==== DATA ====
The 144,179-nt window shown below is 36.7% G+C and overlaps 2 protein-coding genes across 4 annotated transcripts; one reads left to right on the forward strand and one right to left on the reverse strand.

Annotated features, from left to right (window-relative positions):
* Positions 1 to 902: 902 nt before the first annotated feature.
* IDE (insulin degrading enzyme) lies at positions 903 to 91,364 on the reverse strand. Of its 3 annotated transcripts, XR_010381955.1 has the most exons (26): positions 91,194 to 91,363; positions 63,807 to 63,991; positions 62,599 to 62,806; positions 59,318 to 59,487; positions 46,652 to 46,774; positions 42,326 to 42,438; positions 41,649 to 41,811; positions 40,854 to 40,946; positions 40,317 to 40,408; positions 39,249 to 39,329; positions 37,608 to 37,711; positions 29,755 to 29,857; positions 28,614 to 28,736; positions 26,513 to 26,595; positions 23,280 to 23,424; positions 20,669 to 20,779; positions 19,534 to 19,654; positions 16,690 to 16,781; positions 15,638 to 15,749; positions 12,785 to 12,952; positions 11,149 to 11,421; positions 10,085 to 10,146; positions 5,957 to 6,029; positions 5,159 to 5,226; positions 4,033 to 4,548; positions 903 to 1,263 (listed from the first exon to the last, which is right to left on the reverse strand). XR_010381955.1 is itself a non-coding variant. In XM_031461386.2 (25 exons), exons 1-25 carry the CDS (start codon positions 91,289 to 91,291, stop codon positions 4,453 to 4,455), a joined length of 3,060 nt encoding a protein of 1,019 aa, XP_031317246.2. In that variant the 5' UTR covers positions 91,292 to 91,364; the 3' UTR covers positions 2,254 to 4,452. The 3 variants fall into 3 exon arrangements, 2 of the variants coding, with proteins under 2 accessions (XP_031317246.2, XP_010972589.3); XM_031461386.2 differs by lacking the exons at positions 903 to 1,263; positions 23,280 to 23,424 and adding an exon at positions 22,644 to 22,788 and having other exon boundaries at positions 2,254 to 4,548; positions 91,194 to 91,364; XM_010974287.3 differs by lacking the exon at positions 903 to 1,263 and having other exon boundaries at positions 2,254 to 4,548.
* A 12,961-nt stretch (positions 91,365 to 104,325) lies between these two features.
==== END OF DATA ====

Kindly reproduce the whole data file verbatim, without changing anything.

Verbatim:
The 144,179-nt window shown below is 36.7% G+C and overlaps 2 protein-coding genes across 4 annotated transcripts; one reads left to right on the forward strand and one right to left on the reverse strand.

Annotated features, from left to right (window-relative positions):
* Positions 1 to 902: 902 nt before the first annotated feature.
* IDE (insulin degrading enzyme) lies at positions 903 to 91,364 on the reverse strand. Of its 3 annotated transcripts, XR_010381955.1 has the most exons (26): positions 91,194 to 91,363; positions 63,807 to 63,991; positions 62,599 to 62,806; positions 59,318 to 59,487; positions 46,652 to 46,774; positions 42,326 to 42,438; positions 41,649 to 41,811; positions 40,854 to 40,946; positions 40,317 to 40,408; positions 39,249 to 39,329; positions 37,608 to 37,711; positions 29,755 to 29,857; positions 28,614 to 28,736; positions 26,513 to 26,595; positions 23,280 to 23,424; positions 20,669 to 20,779; positions 19,534 to 19,654; positions 16,690 to 16,781; positions 15,638 to 15,749; positions 12,785 to 12,952; positions 11,149 to 11,421; positions 10,085 to 10,146; positions 5,957 to 6,029; positions 5,159 to 5,226; positions 4,033 to 4,548; positions 903 to 1,263 (listed from the first exon to the last, which is right to left on the reverse strand). XR_010381955.1 is itself a non-coding variant. In XM_031461386.2 (25 exons), exons 1-25 carry the CDS (start codon positions 91,289 to 91,291, stop codon positions 4,453 to 4,455), a joined length of 3,060 nt encoding a protein of 1,019 aa, XP_031317246.2. In that variant the 5' UTR covers positions 91,292 to 91,364; the 3' UTR covers positions 2,254 to 4,452. The 3 variants fall into 3 exon arrangements, 2 of the variants coding, with proteins under 2 accessions (XP_031317246.2, XP_010972589.3); XM_031461386.2 differs by lacking the exons at positions 903 to 1,263; positions 23,280 to 23,424 and adding an exon at positions 22,644 to 22,788 and having other exon boundaries at positions 2,254 to 4,548; positions 91,194 to 91,364; XM_010974287.3 differs by lacking the exon at positions 903 to 1,263 and having other exon boundaries at positions 2,254 to 4,548.
* A 12,961-nt stretch (positions 91,365 to 104,325) lies between these two features.